Niagara gets an Indigenous crosswalk near regional headquarters


Published September 23, 2022 at 3:49 pm

Members of Niagara Regional Council and the indigenous community pose beside the new crosswalk unveiled yesterday.

A week before Orange Shirt Day on September 30, the National Day for Truth and Reconciliation, Niagara unveiled its first Indigenous crosswalk at the corner of Merrittville Highway and Sir Isaac Brock Way yesterday (September 22).

Designed by Alyssa General, a local Indigenous graphic designer, artist, poet, and film-maker from Six Nations of the Grand River, the crosswalk was created in consultation with the Fort Erie Native Friendship Centre, Niagara Regional Native Centre, Niagara Chapter Native Women, Niagara Regional Métis Council, and Brock University Aboriginal Student Services.

Since the Niagara Regional headquarters is located in Thorold, the city’s mayor Terry Ugulini was thrilled with the new addition to his community.

“This Crosswalk honours the Indigenous Peoples who first walked this land, continue to reside here and uphold the responsibility to care for these lands. It provides a beautiful visual representation of Indigenous culture and history.”

The design represents earth, sky, and water, with the teal sections representing the waves and water of Niagara River, the Thunder Beings, and Niagara Falls. The terracotta colour represents the earth, pottery, and the Six Nations.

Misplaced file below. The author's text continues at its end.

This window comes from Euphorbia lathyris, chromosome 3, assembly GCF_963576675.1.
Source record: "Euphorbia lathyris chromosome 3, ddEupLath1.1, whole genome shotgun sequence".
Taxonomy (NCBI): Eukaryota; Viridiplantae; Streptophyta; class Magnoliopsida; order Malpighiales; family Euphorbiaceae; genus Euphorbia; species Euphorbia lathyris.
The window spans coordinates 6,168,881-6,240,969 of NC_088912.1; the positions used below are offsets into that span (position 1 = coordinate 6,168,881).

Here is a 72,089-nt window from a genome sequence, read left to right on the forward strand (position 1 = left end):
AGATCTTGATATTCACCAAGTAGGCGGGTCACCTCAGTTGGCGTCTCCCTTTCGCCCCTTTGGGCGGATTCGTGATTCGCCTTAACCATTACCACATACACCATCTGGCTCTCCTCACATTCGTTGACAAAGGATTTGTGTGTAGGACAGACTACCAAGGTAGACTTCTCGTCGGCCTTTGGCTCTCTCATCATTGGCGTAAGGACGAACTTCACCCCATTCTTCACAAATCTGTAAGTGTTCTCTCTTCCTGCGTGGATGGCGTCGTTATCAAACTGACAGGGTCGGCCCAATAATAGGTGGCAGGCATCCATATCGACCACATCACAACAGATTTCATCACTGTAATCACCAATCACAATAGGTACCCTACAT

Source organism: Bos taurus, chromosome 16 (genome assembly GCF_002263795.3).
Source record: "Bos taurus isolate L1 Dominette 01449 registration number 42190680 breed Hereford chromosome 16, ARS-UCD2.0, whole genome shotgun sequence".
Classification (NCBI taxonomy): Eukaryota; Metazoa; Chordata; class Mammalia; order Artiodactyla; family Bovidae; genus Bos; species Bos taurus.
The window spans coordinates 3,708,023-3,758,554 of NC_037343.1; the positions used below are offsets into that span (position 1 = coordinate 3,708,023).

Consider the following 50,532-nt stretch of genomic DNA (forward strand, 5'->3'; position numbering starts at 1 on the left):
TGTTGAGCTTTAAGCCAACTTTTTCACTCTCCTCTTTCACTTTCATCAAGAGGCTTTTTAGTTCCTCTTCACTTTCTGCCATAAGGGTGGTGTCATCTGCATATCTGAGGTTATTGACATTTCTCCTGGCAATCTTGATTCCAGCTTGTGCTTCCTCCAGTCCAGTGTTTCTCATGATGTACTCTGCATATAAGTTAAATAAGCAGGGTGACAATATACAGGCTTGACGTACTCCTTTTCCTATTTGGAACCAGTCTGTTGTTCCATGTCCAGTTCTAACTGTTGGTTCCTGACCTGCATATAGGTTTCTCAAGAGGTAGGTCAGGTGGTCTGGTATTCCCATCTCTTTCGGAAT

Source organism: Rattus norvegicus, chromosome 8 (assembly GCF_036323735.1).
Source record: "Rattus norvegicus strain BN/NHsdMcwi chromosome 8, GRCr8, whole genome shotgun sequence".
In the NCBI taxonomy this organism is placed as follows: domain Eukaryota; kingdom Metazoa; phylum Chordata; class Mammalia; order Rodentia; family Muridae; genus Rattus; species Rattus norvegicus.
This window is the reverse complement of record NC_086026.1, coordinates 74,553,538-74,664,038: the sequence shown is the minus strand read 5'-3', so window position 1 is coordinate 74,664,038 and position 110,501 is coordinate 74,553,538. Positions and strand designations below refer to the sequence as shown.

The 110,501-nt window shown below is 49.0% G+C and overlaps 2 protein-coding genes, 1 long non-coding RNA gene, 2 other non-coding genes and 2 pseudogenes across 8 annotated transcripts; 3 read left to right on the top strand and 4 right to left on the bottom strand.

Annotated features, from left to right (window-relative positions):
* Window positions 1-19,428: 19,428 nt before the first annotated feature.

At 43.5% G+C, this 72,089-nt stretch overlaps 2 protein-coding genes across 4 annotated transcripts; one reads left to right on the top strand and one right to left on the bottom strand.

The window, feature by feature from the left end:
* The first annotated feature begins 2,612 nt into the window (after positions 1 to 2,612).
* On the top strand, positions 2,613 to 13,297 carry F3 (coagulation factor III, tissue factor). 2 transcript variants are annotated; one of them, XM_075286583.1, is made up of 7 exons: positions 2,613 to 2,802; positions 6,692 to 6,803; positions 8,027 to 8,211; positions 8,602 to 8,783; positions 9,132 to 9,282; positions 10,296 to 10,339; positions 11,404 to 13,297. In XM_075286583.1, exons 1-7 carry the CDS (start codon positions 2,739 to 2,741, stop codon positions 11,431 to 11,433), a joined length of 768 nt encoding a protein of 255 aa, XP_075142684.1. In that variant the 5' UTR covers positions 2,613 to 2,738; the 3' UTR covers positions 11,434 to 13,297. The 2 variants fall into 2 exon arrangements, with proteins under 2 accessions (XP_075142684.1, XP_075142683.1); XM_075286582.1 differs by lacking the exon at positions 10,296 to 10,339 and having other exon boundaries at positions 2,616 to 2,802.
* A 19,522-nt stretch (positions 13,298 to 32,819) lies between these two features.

The semi-circle in the middle represents the Sky Woman creation story, earth and sky, with a plant growing within the sky dome of Turtle Island (what the Indigenous called North America).

Brock University’s Vice Provost of Indigenous Engagement Dr. Robyn Bourgeois was equally impressed.  “To see yourself represented in the landscape, it’s such a beautiful representation of the teachings. All of a sudden, as Indigenous peoples, we’re seen, we’re valued and we matter. It’s Indigenous excellence.”

Regional chair Jim Bradley said the Niagara Region has taken important steps to educate ourselves on the history of Indigenous peoples in Niagara and their culture.

This beautiful Indigenous crosswalk is a visual representation of the work we are doing to respect the rights, differences and dignity of all people, including our Indigenous partners. With projects like this, Niagara Region can continue to promote, educate and drive awareness to benefit the local Indigenous communities within Niagara.”

Designer General is also the Art Director of Spirit & Intent, an Indigenous-owned art production company which celebrates Haudenosaunee knowledge’s, languages and ways of living through storytelling and art.

The Niagara Regional Headquarters at 1815 Sir Isaac Brock Way also has a rainbow crosswalk leading to it to create awareness for the LGBTQ2S community.

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